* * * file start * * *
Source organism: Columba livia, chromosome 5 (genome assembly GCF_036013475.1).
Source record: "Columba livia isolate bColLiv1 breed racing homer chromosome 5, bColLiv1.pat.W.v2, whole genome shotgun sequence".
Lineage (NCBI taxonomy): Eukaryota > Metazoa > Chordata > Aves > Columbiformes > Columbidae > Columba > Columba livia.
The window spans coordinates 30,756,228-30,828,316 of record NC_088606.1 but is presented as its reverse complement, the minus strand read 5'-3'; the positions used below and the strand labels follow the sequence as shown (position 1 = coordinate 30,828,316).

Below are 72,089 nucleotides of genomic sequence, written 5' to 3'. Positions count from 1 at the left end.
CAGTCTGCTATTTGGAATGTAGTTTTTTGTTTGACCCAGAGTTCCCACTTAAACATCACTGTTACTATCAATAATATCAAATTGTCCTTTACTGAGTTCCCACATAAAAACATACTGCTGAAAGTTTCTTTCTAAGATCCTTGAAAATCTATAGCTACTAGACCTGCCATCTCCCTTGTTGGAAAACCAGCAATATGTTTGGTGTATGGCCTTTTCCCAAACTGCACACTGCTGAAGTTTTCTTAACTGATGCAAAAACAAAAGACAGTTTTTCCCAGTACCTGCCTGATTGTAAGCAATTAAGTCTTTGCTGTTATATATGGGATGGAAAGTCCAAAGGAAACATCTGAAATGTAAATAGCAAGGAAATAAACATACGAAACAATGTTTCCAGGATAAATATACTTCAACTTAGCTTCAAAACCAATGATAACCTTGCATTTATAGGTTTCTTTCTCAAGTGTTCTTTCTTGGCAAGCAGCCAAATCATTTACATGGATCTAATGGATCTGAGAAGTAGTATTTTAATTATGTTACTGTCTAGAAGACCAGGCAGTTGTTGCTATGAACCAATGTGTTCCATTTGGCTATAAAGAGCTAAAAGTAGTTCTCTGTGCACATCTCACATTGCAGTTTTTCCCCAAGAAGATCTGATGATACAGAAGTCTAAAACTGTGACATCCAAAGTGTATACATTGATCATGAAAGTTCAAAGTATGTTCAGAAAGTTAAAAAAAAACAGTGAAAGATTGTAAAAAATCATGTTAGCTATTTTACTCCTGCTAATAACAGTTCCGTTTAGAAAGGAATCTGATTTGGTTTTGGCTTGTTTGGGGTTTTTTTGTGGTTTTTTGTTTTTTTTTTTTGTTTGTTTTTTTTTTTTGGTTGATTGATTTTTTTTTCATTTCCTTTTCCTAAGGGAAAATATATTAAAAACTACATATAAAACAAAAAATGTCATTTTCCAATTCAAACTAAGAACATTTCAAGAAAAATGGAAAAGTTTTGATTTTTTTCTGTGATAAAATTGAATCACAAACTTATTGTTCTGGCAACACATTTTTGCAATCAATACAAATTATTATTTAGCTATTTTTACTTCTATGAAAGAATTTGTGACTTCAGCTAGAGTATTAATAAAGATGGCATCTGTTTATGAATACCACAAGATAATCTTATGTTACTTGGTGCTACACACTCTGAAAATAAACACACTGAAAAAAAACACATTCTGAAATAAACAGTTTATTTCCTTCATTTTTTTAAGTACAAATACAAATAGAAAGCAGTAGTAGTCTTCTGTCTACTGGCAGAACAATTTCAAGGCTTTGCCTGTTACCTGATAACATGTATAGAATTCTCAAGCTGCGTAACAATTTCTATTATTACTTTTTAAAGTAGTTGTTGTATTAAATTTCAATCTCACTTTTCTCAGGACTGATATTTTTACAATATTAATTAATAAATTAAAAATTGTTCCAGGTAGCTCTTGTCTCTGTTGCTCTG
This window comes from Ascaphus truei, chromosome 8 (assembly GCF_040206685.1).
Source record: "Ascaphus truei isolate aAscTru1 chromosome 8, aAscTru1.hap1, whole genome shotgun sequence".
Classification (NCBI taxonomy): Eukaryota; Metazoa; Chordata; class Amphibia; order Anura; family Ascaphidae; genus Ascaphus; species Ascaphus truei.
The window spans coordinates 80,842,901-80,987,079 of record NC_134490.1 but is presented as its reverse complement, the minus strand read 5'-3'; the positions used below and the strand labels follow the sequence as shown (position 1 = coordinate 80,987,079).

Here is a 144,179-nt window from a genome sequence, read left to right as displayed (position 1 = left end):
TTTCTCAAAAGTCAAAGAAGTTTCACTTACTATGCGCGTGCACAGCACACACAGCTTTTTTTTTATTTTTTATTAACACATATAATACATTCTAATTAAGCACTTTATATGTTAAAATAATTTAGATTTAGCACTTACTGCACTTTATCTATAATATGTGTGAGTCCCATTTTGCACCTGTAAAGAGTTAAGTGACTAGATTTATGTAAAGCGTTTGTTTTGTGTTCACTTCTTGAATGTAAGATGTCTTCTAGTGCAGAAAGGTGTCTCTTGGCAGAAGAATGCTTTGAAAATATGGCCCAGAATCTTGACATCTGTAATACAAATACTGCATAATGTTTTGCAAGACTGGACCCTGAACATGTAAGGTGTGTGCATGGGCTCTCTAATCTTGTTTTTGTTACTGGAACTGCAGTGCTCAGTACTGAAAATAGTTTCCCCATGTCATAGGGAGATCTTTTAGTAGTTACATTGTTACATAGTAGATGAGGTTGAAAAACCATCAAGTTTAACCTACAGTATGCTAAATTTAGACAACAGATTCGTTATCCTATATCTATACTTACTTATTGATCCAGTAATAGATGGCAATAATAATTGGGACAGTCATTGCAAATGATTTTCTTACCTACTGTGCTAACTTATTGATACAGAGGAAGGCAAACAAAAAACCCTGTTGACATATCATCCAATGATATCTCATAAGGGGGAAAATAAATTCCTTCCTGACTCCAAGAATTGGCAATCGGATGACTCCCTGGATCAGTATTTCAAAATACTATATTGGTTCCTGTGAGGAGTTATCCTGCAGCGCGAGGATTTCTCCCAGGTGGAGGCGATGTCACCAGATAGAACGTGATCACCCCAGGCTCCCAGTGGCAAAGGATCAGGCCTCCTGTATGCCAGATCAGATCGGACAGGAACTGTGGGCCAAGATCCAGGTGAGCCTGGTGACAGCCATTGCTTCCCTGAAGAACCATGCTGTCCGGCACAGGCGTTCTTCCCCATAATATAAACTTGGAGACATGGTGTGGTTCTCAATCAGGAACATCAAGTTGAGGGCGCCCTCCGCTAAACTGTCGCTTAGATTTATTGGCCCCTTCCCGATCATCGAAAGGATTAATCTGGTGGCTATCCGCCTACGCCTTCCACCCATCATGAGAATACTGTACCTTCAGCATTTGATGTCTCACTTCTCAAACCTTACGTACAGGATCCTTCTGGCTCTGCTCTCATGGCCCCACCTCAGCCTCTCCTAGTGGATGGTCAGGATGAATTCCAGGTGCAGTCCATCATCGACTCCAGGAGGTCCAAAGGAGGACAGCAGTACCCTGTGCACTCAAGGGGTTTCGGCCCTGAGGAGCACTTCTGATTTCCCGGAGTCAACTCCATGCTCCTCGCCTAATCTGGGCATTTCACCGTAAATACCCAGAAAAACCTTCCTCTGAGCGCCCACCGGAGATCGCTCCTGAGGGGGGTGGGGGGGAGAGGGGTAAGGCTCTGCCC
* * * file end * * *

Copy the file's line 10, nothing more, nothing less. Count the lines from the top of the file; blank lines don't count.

The window spans coordinates 80,842,901-80,987,079 of record NC_134490.1 but is presented as its reverse complement, the minus strand read 5'-3'; the positions used below and the strand labels follow the sequence as shown (position 1 = coordinate 80,987,079).